These are what we call the 'YMMV items.' Things that some people find in this work. We call them 'your mileage might vary' because not everyone sees these things in the same way. This starts discussions in the trope lists, a thing we don't want. Please use the discussion page if you'd like to discuss any of these items.
YMMV: David Bowie
David Bowie's career has been so expansive and varied that debate is inevitable, and here are the subjective tropes to prove it.
Archive Panic: Bad enough he's recorded so many albums and guest spots, and made so many music videos and concert films...but there's a whole filmography to explore too.
Only one competitive Grammy win (1985) and a Lifetime Achievement Award (2006) that wasn't televised, since a lot of those are given out each year. The snubbing is partially due to his not actually being nominated for his music until 1984 (his first Grammy nomination was for Best Children's Album in 1979, for his Peter and the Wolf narration), and "Let's Dance" had the bad luck of competing against Michael Jackson's "Thriller".
On the other side of the coin, Jackson fans tend to be appalled to learn that Bowie was the winner of the Best Male Video Award at the inaugral MTV Video Music Awards in 1984, because "China Girl" went up against "Thriller". ("Thriller" took home 3 other awards, bear in mind.) Maybe the fact that the lifetime achievement award, the Video Vanguard, has been named after Jackson since 1991 assuages their anger, given that Bowie won it long before Jackson did.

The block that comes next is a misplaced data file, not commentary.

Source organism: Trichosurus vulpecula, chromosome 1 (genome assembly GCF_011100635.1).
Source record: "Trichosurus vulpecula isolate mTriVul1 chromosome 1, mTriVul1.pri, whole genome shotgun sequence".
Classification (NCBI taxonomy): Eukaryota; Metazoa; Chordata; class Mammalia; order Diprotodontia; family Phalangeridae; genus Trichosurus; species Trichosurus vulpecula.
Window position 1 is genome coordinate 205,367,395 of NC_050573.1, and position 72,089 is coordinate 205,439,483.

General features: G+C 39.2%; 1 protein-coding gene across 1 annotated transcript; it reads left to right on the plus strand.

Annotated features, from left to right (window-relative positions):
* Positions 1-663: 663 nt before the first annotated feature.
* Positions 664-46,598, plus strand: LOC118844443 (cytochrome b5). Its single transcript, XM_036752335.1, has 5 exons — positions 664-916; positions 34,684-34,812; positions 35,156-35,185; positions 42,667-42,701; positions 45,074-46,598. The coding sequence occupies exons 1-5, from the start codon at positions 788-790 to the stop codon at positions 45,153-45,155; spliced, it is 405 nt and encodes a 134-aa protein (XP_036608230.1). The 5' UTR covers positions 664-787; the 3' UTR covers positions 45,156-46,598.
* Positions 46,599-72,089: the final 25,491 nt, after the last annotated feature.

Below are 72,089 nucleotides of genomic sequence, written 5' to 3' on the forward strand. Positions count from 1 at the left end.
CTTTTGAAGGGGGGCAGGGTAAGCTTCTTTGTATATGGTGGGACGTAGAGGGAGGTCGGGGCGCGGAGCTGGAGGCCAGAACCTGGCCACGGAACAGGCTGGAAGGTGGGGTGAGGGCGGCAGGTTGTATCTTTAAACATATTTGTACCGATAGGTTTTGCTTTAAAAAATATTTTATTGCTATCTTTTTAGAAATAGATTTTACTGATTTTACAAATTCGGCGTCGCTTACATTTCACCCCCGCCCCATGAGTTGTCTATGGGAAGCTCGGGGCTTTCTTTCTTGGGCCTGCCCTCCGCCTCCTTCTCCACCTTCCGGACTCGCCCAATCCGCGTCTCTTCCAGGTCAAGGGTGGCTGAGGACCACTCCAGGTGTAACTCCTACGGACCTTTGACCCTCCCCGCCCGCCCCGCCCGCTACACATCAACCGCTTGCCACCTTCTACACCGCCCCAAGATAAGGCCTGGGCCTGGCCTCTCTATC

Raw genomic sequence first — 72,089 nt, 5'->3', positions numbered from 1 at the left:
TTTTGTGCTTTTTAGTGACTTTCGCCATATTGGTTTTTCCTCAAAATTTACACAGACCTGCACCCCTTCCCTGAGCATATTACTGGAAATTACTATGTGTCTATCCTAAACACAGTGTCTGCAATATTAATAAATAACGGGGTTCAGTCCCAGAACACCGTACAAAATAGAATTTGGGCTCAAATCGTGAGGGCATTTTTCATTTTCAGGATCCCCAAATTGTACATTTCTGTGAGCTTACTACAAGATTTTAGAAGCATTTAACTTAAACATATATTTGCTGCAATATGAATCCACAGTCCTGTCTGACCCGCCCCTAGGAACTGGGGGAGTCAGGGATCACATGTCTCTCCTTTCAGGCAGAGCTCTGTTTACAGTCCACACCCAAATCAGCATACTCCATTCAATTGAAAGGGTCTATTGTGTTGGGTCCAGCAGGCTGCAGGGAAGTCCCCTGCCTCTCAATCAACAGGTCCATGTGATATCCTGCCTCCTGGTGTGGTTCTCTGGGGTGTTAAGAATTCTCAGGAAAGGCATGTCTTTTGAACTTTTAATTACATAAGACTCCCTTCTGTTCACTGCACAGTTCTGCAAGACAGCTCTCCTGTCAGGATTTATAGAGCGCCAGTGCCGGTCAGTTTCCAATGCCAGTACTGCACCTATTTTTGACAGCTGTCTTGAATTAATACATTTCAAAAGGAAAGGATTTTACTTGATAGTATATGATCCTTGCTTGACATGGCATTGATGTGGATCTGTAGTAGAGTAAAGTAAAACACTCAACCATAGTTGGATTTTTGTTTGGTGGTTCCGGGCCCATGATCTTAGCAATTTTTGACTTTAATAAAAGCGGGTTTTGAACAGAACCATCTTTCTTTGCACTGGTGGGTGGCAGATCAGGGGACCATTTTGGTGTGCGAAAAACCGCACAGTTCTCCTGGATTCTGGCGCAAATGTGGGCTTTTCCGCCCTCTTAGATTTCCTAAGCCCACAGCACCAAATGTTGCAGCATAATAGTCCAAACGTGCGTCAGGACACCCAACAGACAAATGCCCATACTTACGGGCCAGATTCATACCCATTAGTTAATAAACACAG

Breakaway Pop Hit: "Cat People (Putting Out Fire)", partially because he included a rearranged version of the song on Let's Dance. Now it's better-known for its appearance in Inglourious Basterds rather than the film for which it was written.
Broken Base: Inevitable due to all his style and image makeovers, though the biggest split came when the mainstream-oriented Let's Dance arrived.
Covered Up: Bowie co-wrote "China Girl" with Iggy Pop for the latter's 1977 album The Idiot, but it's Bowie's cover of the song on 1983's Let's Dance that is better known. On the other side of the coin, he had to put up with unaware listeners of The Nineties who thought he was covering a Nirvana song with "The Man Who Sold the World" (which must have been particularly confounding since Kurt even says "That was a David Bowie song" at the end of Nirvana's version) and the same treatment from fans of The Wallflowers regarding Heroes
Death of the Author: Bowie has been quoted as saying that art is for the use of the public and the interpretation of the listener is more important than the intention of the artist.
Pre-Space Oddity (1964-68) — Covers all his early singles and first, self-titled album.